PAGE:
Talent On Paper

The last time that I job searched Ronald Reagan was in the White House.  At that time, long long ago, assembling a coherent resume, wracking my brain to identify personal strengths, and figuring out what to wear was a self-flagellating ordeal.  The first district that called me led to a chatty, comfortable interview which after a few days landed me a position I soon loved.  In the meantime, while waiting,  I interviewed with a neighboring district who essentially informed me that I was so lucky to have even secured an interview with them, I needn’t expect anything else to materialize.  The two interviews left me confused–I certainly was the same person sitting before each interviewer, so what subtleties created such contrasting experiences?

Flash forward to now.  The young people in my family have all finished their educations and have entered the job market in various occupations.  They’ve described to me today’s method of the hunt.  All had to monitor various websites for employment openings, apply on-line for each posting, a telephone interview hopefully followed, an initial personal interview and, if lucky a second interview.  Even in my field, education, the process has come to involve an empirical, impersonal, but fair, aptitude test for job fitness.

And seeking employment does appear more fair.  But the process has certainly eliminated the immeasurable.  And I do understand that past abuses concerning skin color, ethnic affinity, and gender, skewed employment which explains the complexity of finding a position.  But it seems job hunting has evolved where blind equity has trumped human potential and trust.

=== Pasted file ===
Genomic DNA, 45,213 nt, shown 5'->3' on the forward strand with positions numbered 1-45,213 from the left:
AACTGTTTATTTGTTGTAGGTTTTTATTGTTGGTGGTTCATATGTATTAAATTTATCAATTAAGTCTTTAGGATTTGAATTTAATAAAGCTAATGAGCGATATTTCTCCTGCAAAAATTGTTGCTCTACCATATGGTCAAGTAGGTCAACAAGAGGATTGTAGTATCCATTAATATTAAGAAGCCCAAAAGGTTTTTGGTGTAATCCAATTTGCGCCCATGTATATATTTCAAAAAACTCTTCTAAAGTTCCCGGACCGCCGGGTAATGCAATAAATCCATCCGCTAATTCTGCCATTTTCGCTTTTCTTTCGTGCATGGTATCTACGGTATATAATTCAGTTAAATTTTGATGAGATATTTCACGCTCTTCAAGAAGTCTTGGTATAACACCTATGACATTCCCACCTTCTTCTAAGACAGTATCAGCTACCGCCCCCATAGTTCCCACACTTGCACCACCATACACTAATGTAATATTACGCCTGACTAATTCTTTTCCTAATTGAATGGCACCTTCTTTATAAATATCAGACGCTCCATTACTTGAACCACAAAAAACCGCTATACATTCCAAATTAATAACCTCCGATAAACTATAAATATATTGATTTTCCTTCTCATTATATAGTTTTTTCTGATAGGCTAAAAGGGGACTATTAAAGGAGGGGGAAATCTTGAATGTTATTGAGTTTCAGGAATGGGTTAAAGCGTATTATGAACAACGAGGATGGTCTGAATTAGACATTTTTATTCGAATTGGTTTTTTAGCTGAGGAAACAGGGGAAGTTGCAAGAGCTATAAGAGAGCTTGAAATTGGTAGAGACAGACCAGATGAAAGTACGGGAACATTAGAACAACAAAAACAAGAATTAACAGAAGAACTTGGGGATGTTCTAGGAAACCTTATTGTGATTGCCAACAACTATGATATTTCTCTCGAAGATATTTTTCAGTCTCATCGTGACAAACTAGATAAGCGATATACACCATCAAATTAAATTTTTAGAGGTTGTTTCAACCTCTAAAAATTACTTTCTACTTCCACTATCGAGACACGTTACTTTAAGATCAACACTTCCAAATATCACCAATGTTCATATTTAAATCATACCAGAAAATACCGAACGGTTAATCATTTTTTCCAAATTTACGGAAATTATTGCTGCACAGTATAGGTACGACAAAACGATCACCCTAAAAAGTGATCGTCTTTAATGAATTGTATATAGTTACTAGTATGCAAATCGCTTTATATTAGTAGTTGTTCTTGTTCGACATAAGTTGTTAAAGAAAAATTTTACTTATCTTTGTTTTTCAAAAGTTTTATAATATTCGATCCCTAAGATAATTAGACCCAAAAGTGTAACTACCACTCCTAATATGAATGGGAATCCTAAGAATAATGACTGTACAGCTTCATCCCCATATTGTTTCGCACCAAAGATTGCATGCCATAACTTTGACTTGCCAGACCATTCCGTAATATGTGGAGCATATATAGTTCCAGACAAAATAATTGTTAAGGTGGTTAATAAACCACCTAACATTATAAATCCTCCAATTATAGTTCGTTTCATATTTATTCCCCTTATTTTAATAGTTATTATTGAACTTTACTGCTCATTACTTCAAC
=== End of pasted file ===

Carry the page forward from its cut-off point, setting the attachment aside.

How much of us transcends a resume?

Could Helen or Chum have excelled in their fields under today’s rules?  How spiffy would their talents look on paper?  Was it better for them that the ink was still wet writing down the qualifications for dancing or flying?  Could you or I achieve the same heights waiting for that second interview?

For both of these ambitious people, the differences came from their persistence, crossing paths with pivotal figures and providential situations.  Neither Helen, nor Chum were held back by corporate rules limiting their goals.  They took each opportunity life offered up, and by pluck, or by intuition seized the chance.

She danced in the New York Subway!  He babysat officer’s children on base in Norfolk!

Has the remedy of a faceless, genderless driven employment process improved the workforce?  Could Helen or Chum have done today what they did in the 1930’s?

Is fair really all that fair?

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